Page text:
Tony is of the long-haired variety, like me but not nearly as beautiful. You can see him below. Whereas I have many splendid colors in my coat, he has only two, gold and white, just like Tooki. Can you say booooooooooring! He is quite mannerly though, and is even willing to play with me occasionally. However, he sometimes has the audacity of trying to play with me when I have not instigated it! I can not have that happening, so I put my paw down in no uncertain terms whenever that happens. Tony has been pretty good, even though he did not grow up here like the rest of us did. My human has raised all of us from kittenhood, but Tony came to us already grown up. He's the same age as Tooki (God have mercy on me!), and I heard he lived in a garage before coming here. My humans have had a terrible time getting Tony to understand the concept of not getting directly under their feet and he has been stepped on several times. I think he's finally getting it though. Poor Tony doesn't understand, the only one here who can lay in the middle of a doorway in the middle of the night and not get stepped on is me! That's because I'm the queen (that, and I'm not stupid enough to just lie there and let myself be stepped on like he does). Tony doesn't try to steal my human's lap, or sleep with her (like some other buffoons), so he's okay. I won't post an embarrassing photo of him. *grin* Tony mostly likes to spend time in my human's brother's room. I go in there now and then to make sure everything is in order, but I let Tony have the run of that room. As long as he leaves my human and her son alone, it'll be all right.
Now, there's one more resident feline here, she lives outdoors though. My human says we have to go live outside when we stop using the litterbox properly. The horror of it! I shall always be sure to park my tookus in the litterbox whenever I feel the need to go. My human is really serious about this!
The outdoor feline's name is Mischief, and Mischief actually raised me to be the glorious Queen that I am today! She isn't my real mommy, but Mischief was already an adult feline living in my human's home when my human brought me home as a little baby. Mischief is about one year older than I am, but she is sooooo much more experienced from living outdoors with those possums, raccoons, bears, and other mean neighborhood felines!! *shiver* I don't think I could cope if I found my house taken over one night by one of those big ole nasty possums! But, Mischief likes living outside, although she does occasionally get lonely and my human brings her in for some loving when Mischief feels like that. Mischief has her own nice comfy house with a nice soft padded cushion for a bed and protection from all of the nasty weather we have here in northeastern NC! She's almost treated a bit too much like royalty for my taste, but I give Mischief some slack because she's outdoors. At least Mischief doesn't try to take over sleeping with my human like some felines do (Yes Tooki I mean you!!!! Just because I was sick myself while my human was sick doesn't mean you can take over comforting her).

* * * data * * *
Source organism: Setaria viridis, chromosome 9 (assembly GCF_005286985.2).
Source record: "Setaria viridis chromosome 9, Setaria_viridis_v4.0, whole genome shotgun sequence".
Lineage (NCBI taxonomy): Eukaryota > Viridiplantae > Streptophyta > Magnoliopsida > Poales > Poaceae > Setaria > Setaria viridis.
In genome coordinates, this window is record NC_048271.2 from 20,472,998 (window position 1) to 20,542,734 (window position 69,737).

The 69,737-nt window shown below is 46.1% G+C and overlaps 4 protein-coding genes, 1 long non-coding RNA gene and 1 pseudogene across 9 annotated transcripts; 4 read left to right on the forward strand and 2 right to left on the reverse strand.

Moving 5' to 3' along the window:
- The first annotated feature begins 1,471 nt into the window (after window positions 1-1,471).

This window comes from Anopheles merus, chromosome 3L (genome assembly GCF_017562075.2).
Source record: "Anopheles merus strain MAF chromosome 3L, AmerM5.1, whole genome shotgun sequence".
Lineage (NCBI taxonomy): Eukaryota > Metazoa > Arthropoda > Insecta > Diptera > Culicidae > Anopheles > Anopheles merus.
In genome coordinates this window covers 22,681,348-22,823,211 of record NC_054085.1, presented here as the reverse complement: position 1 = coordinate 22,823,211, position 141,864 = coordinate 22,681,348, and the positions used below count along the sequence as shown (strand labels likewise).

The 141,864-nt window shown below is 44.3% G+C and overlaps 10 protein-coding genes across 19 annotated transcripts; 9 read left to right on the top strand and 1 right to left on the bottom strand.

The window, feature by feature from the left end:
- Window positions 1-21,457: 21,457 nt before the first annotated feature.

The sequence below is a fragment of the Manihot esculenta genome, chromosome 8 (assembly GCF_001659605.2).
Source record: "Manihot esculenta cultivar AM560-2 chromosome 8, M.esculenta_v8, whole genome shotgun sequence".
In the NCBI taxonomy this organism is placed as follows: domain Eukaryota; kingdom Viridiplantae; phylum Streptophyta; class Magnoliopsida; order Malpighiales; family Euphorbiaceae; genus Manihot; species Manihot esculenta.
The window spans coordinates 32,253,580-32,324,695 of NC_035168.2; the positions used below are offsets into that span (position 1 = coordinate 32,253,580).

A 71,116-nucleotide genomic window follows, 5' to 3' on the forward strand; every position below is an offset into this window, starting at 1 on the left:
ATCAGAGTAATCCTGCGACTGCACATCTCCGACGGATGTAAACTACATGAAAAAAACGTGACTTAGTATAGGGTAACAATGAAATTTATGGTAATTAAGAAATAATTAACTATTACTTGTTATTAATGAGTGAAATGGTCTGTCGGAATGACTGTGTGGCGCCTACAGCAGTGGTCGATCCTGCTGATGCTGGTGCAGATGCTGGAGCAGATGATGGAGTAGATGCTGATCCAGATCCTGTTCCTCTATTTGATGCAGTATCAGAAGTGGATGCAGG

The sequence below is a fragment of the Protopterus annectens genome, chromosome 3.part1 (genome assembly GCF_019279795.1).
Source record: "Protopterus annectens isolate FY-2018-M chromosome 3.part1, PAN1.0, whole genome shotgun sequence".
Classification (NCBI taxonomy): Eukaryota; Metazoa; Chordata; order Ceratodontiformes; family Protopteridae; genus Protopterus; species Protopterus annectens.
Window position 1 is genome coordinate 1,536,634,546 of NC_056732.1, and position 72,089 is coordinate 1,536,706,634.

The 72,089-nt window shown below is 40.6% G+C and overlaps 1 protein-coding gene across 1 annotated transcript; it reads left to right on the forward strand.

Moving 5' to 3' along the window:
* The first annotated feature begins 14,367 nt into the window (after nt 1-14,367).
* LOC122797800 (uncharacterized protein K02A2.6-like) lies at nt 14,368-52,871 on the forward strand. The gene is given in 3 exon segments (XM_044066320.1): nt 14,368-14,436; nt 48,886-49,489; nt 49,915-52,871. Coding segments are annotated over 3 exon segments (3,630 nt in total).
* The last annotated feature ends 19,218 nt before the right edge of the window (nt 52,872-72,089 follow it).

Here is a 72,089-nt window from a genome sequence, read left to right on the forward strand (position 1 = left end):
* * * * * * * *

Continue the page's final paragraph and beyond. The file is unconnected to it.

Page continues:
We also have several visiting felines who actually live here more than at their own human's homes. One my human has already painted a picture of, is Mufasa. He's an all right feline. Kind of handsome, quiet, not too rambunctious, more of a gentlefeline. My human likes him very much, but poor Mufasa must not get treated very well by his humans. He's always so scared, but he likes my human and lets her pet him and even hold him. My human is glad he spends more time here and she takes good care of him. Tooki loves to play with him on the times when he sneaks out, which is getting out of hand lately. I've heard rumors that if he doesn't stop he may end up out there with Mischief ......... sharing her house!......... permanently!! Hey, this could work out for me! Tooki, look the door's open a crack. Want to go out?! *Snicker*
Hey folks! This is Tooki. Tony has her highness trapped and quivering like a kitten. We thought you should see what her highness is really like, so here's a photo of her overlooking her "kingdom" while plotting horrible things for me. Yes, it was ME she was looking at. *shiver* The Horror!!! ! Oh no, here she comes!! Run away, run away! The great behemoth queen is waddling after us!!! Ahhhhhhhh!!!
Tuesday, March 18, 2008
Continuing on with the Commission contract, we now find ourselves at the most complicated part of the contract - costs, and the most important part - copyright information. I have tried to simplify everything in this article as much as possible, but some parts may still seem a bit difficult to grasp. If you have any questions, please feel free to contact me or comment and I will try to respond as soon and as clearly as possible. I understand that this all seems rather dry, but it is critical information to know if you plan on doing commissions, so please hang with me here!